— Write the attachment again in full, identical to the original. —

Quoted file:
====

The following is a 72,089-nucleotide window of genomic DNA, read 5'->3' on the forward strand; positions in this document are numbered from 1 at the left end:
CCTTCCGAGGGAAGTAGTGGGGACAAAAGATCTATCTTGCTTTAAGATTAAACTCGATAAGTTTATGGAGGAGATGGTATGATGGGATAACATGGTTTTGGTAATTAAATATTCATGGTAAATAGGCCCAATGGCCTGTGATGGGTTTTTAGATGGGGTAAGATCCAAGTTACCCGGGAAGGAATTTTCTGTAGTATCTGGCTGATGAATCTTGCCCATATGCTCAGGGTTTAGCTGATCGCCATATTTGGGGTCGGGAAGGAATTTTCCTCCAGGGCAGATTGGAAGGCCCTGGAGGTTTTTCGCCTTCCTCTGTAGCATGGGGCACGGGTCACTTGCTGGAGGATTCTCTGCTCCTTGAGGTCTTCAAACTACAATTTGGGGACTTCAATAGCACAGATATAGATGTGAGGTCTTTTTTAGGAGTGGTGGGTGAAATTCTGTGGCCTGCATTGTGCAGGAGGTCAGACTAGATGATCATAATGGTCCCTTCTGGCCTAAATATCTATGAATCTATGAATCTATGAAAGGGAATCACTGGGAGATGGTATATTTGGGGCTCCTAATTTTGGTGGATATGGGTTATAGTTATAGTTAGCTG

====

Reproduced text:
The following is a 72,089-nucleotide window of genomic DNA, read 5'->3' on the forward strand; positions in this document are numbered from 1 at the left end:
CCTTCCGAGGGAAGTAGTGGGGACAAAAGATCTATCTTGCTTTAAGATTAAACTCGATAAGTTTATGGAGGAGATGGTATGATGGGATAACATGGTTTTGGTAATTAAATATTCATGGTAAATAGGCCCAATGGCCTGTGATGGGTTTTTAGATGGGGTAAGATCCAAGTTACCCGGGAAGGAATTTTCTGTAGTATCTGGCTGATGAATCTTGCCCATATGCTCAGGGTTTAGCTGATCGCCATATTTGGGGTCGGGAAGGAATTTTCCTCCAGGGCAGATTGGAAGGCCCTGGAGGTTTTTCGCCTTCCTCTGTAGCATGGGGCACGGGTCACTTGCTGGAGGATTCTCTGCTCCTTGAGGTCTTCAAACTACAATTTGGGGACTTCAATAGCACAGATATAGATGTGAGGTCTTTTTTAGGAGTGGTGGGTGAAATTCTGTGGCCTGCATTGTGCAGGAGGTCAGACTAGATGATCATAATGGTCCCTTCTGGCCTAAATATCTATGAATCTATGAATCTATGAAAGGGAATCACTGGGAGATGGTATATTTGGGGCTCCTAATTTTGGTGGATATGGGTTATAGTTATAGTTAGCTG